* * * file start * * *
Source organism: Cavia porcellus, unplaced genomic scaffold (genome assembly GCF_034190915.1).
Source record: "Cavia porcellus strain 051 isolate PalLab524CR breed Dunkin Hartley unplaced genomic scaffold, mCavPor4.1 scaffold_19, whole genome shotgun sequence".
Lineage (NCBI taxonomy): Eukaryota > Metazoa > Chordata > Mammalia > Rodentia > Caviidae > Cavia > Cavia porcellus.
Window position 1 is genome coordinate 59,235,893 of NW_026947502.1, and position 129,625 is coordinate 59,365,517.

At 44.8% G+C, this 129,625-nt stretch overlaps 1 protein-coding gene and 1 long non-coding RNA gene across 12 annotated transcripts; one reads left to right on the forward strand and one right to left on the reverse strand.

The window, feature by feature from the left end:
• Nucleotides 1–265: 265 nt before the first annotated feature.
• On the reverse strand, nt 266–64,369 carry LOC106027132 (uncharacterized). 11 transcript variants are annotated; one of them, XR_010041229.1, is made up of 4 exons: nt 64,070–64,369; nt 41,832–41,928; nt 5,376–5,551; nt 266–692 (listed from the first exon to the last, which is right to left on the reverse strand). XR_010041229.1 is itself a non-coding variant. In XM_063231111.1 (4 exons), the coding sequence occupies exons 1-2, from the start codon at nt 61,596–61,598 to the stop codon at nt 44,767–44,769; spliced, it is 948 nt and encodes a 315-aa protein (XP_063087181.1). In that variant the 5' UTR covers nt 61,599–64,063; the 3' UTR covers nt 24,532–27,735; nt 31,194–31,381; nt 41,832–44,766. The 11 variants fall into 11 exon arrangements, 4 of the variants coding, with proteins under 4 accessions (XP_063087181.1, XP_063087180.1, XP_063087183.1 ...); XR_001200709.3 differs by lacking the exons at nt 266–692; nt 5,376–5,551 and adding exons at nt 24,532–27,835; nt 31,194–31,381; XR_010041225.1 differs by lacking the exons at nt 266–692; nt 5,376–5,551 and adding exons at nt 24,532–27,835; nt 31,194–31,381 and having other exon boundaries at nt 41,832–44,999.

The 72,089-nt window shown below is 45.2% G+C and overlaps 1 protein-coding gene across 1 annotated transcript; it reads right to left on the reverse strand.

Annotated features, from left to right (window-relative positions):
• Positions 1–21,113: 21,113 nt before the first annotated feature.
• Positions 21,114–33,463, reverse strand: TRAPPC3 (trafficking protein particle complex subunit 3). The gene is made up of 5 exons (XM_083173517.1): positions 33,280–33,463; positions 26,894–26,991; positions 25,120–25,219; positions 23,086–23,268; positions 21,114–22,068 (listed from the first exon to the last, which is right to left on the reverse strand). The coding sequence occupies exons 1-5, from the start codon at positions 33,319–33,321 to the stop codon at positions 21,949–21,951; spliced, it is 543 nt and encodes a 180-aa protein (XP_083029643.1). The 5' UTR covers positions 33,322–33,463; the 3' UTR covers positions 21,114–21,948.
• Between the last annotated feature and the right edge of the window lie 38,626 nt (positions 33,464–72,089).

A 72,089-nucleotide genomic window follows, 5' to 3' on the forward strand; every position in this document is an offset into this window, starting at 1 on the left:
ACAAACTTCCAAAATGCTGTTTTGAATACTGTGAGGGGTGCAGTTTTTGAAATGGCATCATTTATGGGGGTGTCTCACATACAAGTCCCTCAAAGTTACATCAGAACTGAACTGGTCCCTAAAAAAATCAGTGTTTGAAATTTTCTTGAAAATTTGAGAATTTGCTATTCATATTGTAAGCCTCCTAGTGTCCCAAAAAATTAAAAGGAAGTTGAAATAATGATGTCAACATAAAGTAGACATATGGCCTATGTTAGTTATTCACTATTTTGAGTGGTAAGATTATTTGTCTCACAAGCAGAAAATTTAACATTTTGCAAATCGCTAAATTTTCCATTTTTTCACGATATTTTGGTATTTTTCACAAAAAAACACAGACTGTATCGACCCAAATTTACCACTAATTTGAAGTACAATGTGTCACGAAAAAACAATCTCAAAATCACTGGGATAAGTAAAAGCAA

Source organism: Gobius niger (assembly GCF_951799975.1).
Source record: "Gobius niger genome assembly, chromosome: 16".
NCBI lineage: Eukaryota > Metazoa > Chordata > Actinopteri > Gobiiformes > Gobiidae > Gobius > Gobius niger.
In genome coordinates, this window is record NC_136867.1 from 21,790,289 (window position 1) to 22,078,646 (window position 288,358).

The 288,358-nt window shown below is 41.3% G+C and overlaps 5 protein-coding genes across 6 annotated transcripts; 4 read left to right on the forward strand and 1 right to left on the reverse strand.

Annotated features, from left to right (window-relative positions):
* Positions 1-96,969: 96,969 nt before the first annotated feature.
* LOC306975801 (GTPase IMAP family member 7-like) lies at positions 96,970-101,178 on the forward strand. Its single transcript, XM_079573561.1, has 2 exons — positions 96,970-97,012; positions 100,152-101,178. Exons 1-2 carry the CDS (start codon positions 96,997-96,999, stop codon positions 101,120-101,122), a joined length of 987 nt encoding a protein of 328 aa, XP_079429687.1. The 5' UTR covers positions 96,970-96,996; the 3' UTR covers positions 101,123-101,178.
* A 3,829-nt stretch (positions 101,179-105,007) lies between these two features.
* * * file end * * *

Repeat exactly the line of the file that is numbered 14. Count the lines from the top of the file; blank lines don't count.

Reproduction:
A 72,089-nucleotide genomic window follows, 5' to 3' on the forward strand; every position in this document is an offset into this window, starting at 1 on the left: